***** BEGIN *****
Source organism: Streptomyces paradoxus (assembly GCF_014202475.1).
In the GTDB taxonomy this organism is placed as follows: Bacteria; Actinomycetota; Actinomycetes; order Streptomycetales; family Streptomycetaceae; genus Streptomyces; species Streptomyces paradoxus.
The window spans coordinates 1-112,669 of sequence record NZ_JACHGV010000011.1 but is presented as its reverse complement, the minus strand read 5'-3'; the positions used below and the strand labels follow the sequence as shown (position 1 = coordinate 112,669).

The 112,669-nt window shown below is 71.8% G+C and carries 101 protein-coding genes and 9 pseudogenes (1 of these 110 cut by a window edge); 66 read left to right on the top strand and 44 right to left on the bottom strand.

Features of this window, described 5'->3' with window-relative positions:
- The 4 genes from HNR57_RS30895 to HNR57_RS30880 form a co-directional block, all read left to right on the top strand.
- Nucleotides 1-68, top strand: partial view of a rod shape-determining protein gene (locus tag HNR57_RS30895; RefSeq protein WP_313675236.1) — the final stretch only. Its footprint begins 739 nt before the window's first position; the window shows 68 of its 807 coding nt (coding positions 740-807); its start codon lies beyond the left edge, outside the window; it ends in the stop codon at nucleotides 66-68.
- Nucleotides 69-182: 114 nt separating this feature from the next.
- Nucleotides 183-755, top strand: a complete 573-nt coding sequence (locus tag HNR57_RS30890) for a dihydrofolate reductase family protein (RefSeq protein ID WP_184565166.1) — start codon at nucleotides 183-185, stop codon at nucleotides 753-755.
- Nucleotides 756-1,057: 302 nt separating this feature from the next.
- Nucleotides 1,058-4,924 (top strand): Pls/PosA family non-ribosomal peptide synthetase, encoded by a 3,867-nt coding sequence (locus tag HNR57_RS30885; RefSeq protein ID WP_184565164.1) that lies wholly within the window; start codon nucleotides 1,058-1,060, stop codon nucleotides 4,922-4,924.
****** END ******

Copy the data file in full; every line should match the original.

Source organism: Streptomyces paradoxus (assembly GCF_014202475.1).
In the GTDB taxonomy this organism is placed as follows: Bacteria; Actinomycetota; Actinomycetes; order Streptomycetales; family Streptomycetaceae; genus Streptomyces; species Streptomyces paradoxus.
The window spans coordinates 1-112,669 of sequence record NZ_JACHGV010000011.1 but is presented as its reverse complement, the minus strand read 5'-3'; the positions used below and the strand labels follow the sequence as shown (position 1 = coordinate 112,669).

The 112,669-nt window shown below is 71.8% G+C and carries 101 protein-coding genes and 9 pseudogenes (1 of these 110 cut by a window edge); 66 read left to right on the top strand and 44 right to left on the bottom strand.

Features of this window, described 5'->3' with window-relative positions:
- The 4 genes from HNR57_RS30895 to HNR57_RS30880 form a co-directional block, all read left to right on the top strand.
- Nucleotides 1-68, top strand: partial view of a rod shape-determining protein gene (locus tag HNR57_RS30895; RefSeq protein WP_313675236.1) — the final stretch only. Its footprint begins 739 nt before the window's first position; the window shows 68 of its 807 coding nt (coding positions 740-807); its start codon lies beyond the left edge, outside the window; it ends in the stop codon at nucleotides 66-68.
- Nucleotides 69-182: 114 nt separating this feature from the next.
- Nucleotides 183-755, top strand: a complete 573-nt coding sequence (locus tag HNR57_RS30890) for a dihydrofolate reductase family protein (RefSeq protein ID WP_184565166.1) — start codon at nucleotides 183-185, stop codon at nucleotides 753-755.
- Nucleotides 756-1,057: 302 nt separating this feature from the next.
- Nucleotides 1,058-4,924 (top strand): Pls/PosA family non-ribosomal peptide synthetase, encoded by a 3,867-nt coding sequence (locus tag HNR57_RS30885; RefSeq protein ID WP_184565164.1) that lies wholly within the window; start codon nucleotides 1,058-1,060, stop codon nucleotides 4,922-4,924.